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GABI SKLAR on her newest single Thank God

WORDS by Tessa Swantek  TALENT Gabi Sklar PHOTOGRAPHYLindsey Ruth  

“Come quickly, I am tasting the stars!” -Dom Pérignon

Gabi  Sklar’s  music is like a tulip glass of blushing champagne. It sparkles and fizzes. It’s deeply velvety. In her newest single, “Thank God,” the bubbles flow over like stars escaping the sky. She tells us, “Some songs come from wounds and when you bottle emotions long enough, they’re bound to overflow. In this case, those emotions did overflow and the song really wrote itself.” Her feelings are translucent; For Gabi, there’s nothing more important than narrative and a crystalline vision - it’s her Dom Pérignon in music - it’s what makes her a star. And even in hurt and healing, she doesn’t let go of a vision of  love that is classic and sweet. There’s something equally  lasting about her.

Hi Gabi! I read in another interview that when you were young, you and your friends would sing into Gatorade bottles and pretend you were on American Idol. I was wondering, what real life moment has felt most similar to young Gabi’s dreams? 

Thanks for having me! There have been quite a few moments that have felt like a dream, but honestly one of the standout moments for me was the first time I was in the studio and singing into a real mic (not a gatorade bottle, for once). All the small wins are the most defining moments for me. 

I assume your love for music hasn’t changed, but has your relationship with music changed over the years at all? 

I’ve been songwriting for so long but what’s changed is my intention. Now, I’m more protective of my heart and my art because I’m so sure of exactly what I do and don’t want. I love music just as much as I did when I was 7 years old, singing little love songs about feelings I hadn’t yet experienced. Now, I’ve lived a little and have gone through so many emotional extremities. It’s important to recognize the weight of the narrative and what you want that narrative to say. At this point in my journey, I view music more as a lifeline than a hobby.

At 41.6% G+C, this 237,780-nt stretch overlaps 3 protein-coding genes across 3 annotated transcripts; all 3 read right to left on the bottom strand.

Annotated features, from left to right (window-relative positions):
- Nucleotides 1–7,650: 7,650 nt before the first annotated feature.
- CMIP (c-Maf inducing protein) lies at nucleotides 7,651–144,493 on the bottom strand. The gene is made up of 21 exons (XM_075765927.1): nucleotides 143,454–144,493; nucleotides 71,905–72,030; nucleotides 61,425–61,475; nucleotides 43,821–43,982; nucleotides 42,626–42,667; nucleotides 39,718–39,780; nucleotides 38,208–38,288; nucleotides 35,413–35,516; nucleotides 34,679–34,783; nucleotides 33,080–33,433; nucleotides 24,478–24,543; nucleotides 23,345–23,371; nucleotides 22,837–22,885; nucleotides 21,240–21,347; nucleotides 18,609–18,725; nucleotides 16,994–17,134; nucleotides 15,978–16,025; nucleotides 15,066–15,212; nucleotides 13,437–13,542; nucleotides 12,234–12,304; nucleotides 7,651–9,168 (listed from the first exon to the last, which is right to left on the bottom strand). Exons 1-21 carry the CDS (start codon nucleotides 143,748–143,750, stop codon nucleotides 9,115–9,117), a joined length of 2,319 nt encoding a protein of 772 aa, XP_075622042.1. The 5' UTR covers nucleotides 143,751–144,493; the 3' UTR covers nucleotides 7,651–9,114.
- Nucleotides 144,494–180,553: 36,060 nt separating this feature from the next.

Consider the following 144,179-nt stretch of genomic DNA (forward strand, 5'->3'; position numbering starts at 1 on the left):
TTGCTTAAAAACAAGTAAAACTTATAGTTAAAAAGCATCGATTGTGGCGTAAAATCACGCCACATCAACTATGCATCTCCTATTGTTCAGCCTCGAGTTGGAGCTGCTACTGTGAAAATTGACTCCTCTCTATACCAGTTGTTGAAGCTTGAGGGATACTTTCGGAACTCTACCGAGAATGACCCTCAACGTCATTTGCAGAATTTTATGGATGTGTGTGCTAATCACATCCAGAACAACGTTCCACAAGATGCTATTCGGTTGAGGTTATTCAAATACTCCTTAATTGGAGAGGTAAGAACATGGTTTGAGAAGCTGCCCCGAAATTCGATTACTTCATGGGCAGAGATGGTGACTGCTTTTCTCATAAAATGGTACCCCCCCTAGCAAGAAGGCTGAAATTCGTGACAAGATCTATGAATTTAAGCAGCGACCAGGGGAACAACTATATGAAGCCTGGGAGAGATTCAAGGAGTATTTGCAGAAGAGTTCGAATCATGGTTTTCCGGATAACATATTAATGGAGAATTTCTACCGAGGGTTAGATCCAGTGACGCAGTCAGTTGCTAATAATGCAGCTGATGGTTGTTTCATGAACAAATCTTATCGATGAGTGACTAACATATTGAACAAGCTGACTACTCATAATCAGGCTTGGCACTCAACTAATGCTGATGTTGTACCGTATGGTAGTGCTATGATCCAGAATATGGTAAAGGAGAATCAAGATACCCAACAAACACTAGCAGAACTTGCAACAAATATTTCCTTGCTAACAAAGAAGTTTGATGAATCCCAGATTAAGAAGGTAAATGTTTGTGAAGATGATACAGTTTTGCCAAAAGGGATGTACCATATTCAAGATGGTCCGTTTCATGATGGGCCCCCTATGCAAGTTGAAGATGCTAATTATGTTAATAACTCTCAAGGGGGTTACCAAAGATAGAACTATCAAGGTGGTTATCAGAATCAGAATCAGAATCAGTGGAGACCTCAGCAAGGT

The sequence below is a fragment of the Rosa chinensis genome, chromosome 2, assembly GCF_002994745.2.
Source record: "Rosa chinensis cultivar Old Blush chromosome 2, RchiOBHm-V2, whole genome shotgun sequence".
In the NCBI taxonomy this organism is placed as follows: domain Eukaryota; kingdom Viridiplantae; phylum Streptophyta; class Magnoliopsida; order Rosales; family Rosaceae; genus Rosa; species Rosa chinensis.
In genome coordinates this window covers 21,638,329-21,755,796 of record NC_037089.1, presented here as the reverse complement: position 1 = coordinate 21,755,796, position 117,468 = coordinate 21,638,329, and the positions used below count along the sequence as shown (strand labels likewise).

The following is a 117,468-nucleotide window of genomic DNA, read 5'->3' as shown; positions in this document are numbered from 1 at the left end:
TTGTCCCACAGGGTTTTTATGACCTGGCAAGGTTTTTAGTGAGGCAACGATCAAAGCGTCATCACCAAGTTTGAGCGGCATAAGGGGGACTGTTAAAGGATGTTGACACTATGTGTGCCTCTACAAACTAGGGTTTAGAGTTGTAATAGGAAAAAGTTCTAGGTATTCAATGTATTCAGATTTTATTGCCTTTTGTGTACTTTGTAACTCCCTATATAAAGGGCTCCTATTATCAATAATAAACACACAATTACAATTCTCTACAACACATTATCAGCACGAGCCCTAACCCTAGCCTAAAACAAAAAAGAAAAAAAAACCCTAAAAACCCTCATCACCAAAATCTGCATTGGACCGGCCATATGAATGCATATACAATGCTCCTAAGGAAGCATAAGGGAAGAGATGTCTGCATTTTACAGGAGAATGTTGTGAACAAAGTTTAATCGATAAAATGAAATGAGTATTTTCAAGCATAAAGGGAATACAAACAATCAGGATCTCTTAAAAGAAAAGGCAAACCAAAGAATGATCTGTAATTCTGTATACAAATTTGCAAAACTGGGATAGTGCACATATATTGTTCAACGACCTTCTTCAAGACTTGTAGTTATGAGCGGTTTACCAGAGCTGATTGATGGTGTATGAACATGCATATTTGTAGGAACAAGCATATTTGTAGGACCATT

I read in another interview that everything you do in music is very intentional, “wrapped up nicely with a box and ribbon.” As you are working with a larger team, is there a particular part of the creative process you find yourself being most protective over? 

The narrative, for sure. I understand experimenting and being “open-minded,” but not at the expense of authenticity or art. At the end of the day, the artist is the artist because of their perspective or desire to say or portray something through a unique lens. You have every right to be particular in how you portray yourself, your narrative and your brand. As a creative, it’s your superpower.

I know you had stopped releasing music for a bit because you wanted to develop yourself as a writer and person before moving into the next chapter. What made you feel like you knew you were ready for this next chapter? 

I felt even in the process of making my older music, it wasn’t at the level I wanted and I saw a potential much greater creatively. I was searching for the right team of producers and writers that would understand the vision while also developing what I wanted that vision to be. Once that direction started paving itself, I just needed someone who was ready to be part of that sonic journey with me.

At this point in my journey, I view music more as a lifeline than a hobby.

You’ve blown up on TikTok for your covers and for your own music. In one of your TikToks, you said that you feel like social media has just turned into everyone feeling like they have to make everything so perfect. How do you feel the way you are viewed on social media differs from the way you view yourself, if in any way?